Is yours a late leafer?
19th May 2021
"When the oak is before the ash, then you will only get a splash; when the ash is before the oak, then you may expect a soak." So goes a saying that links leafing out to the coming summer's weather. Whether it holds true or not is uncertain, but why do some trees come into leaf so much later than others? It's often explained by their sensitivity to spring frosts.
Oak leaves can appear as early as March, or as late and May, while leaves usually arrive on ash branches in April or May. It may seem curious that two of our native trees, Quercus robur and Fraxinus excelsior, to give them their scientific names, are so vulnerable to spring frosts that they hold off releasing their shiny new foliage until relatively late in spring.
Above: Ash, oak and sweet chestnut
It's down to their physiology. Late leafers, which also include sweet chestnut (Castanea sativa) and elms (Ulmus), are usually 'ring porous'. That is, the tubes that carry water in the stem are relatively wide and arranged in a circular band around the tree stem. They are able to carry a lot of water, but are vulnerable to freezing temperatures, in a similar way to pipes in the home that can burst as water turns to ice.
The other characteristic of ring-porous trees is that they tend to form leaves at the tips of branches, doing this once or twice in the growing season. It's difficult for them to recover if the spring leaves are damaged as it takes a lot of energy to produce them.
Other species are 'diffuse porous', meaning their water carrying vessels are scattered in the growth ring, are narrower and numerous, and not as susceptible to rupturing at low temperature. So they can start to conduct water earlier in the year. Diffuse porous species sometimes keep producing leaves along their branches right through to the end of the warm seasons, so they can more quickly recover from any frost damage.
Frost damage on tender new growth usually appears as brown patches on leaves, especially on the exposed and topmost parts. Sometimes the growth turns black. Even evergreens can be affected, especially by prolonged cold snaps, and leaves can turn spotty (common on Photinia). Frost may cause newly planted shrubs to lift slightly out of the ground, so do check if they need to be firmed in again.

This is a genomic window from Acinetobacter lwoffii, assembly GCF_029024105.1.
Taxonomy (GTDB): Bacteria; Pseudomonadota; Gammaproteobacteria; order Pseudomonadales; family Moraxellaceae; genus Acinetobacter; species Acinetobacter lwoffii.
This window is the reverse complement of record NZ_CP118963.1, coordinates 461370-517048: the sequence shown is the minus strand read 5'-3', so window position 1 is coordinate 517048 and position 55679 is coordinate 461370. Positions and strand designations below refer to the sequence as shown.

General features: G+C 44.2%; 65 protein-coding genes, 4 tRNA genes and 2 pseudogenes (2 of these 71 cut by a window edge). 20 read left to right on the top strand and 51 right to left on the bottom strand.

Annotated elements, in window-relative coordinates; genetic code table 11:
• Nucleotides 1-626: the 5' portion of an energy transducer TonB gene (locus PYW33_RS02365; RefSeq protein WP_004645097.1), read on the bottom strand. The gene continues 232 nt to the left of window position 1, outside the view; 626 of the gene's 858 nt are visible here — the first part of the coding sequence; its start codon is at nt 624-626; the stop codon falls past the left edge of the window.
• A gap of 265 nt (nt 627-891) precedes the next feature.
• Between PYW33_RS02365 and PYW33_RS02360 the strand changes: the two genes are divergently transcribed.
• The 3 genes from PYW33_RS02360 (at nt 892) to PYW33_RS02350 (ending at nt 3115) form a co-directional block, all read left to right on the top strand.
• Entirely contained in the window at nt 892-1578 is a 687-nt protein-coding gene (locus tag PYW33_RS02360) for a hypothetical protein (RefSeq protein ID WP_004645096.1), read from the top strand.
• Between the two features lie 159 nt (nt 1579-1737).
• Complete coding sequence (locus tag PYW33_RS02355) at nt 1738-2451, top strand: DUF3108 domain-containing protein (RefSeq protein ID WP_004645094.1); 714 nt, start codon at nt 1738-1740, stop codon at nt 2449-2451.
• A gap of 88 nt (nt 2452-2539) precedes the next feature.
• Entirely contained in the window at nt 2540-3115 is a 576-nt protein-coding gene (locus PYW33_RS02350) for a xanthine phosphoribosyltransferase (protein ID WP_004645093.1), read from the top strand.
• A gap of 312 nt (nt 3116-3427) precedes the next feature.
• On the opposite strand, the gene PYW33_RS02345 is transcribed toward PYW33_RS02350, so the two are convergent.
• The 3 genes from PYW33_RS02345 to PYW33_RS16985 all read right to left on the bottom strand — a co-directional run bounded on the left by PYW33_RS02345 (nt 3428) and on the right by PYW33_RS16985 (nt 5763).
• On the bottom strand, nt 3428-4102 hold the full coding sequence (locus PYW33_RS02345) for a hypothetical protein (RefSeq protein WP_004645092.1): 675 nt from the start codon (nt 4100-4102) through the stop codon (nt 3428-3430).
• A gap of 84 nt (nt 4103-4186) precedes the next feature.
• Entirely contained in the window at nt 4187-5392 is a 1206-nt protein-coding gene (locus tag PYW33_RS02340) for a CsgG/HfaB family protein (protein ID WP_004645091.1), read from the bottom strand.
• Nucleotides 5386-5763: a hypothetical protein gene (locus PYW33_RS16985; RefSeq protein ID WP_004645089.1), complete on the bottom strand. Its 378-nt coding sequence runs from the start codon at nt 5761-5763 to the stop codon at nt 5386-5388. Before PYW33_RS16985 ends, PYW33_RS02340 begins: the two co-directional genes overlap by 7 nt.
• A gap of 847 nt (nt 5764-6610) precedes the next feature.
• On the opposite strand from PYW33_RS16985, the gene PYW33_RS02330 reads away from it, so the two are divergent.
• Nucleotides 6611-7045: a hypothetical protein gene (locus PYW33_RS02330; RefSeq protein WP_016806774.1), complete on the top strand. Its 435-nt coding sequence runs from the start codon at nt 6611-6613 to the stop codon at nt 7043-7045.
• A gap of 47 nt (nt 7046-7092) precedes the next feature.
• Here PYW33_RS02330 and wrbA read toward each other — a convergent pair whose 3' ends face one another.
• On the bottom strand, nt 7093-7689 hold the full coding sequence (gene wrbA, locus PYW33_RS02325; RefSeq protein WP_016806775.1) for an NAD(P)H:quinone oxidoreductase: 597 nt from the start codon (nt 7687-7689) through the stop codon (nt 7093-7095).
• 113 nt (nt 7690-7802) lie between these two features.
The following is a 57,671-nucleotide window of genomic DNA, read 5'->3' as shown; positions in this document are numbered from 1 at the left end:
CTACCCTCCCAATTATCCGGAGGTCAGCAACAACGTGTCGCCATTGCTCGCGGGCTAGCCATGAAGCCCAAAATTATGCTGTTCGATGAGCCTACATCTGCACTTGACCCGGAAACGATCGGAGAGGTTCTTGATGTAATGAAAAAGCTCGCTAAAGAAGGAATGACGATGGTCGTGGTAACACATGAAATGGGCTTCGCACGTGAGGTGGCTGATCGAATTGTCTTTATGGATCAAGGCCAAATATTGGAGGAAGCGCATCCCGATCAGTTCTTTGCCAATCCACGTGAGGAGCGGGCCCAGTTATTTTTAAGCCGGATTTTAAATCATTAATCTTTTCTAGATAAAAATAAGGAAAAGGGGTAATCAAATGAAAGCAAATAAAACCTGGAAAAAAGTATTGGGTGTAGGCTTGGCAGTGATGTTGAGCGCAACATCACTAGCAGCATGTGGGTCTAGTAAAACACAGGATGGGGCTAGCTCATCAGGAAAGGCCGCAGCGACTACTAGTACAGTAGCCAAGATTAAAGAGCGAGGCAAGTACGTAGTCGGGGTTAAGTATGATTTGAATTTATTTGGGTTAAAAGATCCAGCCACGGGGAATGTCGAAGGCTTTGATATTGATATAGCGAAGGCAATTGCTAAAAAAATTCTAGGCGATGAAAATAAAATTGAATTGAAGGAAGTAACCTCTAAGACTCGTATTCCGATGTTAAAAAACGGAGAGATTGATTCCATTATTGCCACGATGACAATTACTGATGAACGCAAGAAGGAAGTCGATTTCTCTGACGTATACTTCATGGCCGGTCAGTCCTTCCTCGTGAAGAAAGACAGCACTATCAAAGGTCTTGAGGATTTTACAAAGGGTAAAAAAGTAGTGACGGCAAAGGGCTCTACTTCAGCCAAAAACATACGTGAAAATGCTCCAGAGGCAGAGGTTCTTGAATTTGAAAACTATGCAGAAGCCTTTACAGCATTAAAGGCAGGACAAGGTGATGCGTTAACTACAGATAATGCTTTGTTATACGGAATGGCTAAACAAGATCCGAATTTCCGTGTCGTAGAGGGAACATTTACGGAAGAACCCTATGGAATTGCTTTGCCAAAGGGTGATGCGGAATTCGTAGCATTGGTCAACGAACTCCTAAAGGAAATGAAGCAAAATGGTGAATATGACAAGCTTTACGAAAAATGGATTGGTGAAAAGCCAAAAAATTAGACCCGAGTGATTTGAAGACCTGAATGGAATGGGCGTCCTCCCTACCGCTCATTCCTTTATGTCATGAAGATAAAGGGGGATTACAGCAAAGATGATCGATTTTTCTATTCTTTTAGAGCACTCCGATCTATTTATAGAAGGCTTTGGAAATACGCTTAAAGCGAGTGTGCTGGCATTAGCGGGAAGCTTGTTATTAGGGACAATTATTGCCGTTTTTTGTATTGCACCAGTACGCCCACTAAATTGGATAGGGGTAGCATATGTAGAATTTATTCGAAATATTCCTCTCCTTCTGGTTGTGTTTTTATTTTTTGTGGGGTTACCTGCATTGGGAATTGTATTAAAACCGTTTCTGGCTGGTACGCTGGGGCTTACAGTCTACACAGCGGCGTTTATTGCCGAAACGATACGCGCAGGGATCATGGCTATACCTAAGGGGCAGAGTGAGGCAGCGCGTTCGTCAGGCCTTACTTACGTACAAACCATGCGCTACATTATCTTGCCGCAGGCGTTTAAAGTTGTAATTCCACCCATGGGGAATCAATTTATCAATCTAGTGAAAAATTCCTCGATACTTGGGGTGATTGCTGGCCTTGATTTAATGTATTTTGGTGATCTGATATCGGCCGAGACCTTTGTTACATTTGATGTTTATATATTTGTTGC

The good news is that trees and shrubs will usually recover, even if they lose their leaves. Occasionally you may have to wait till mid-summer to see new leaves, so don't be hasty in removing affected plants. If in doubt, the scratch test will tell you if there is life in a stem: use your thumb nail to scrape a little away from the surface - if it's green underneath, it's alive.
Above: this ceanothus has suffered frost damage (brown leaves) but is coming back very well
Species and leafing out
There's a useful acronym to remember the common ring-porous species: ELM-OACs, which stands for laburnum, mulberry, oak, ash and (sweet) chestnut. Oak here refers to English and sessile oak (Quercus robur and Q. petraea). Ring porous wood has well defined growth rings (of course you will only see these if you cut it down!).
Diffuse porous species include apples, birches, hawthorn, rowans, maples and willows, which tend to be early into leaf. Erman's birch (Betula ermanii) can be one of the earliest trees into leaf. However, not all diffuse porous species are early into leaf. For example, beech, sweet gum and sycamore are late leafers, probably due to having evolved in warm climates.
Indeed there are a host of other factors involved in the timing of greening up. A good, cold winter is often necessary before spring, for a tree to get the message to come into leaf, for example. And microclimate can be a factor, leading trees of the same species to develop leaves later in cooler sites, such as on a cold, north-facing slope, than in a sheltered sunny spot.
If you're looking at a tree and wondering if it should have leaves on it yet, you can find out more in our guide: Why hasn't my tree come into leaf yet?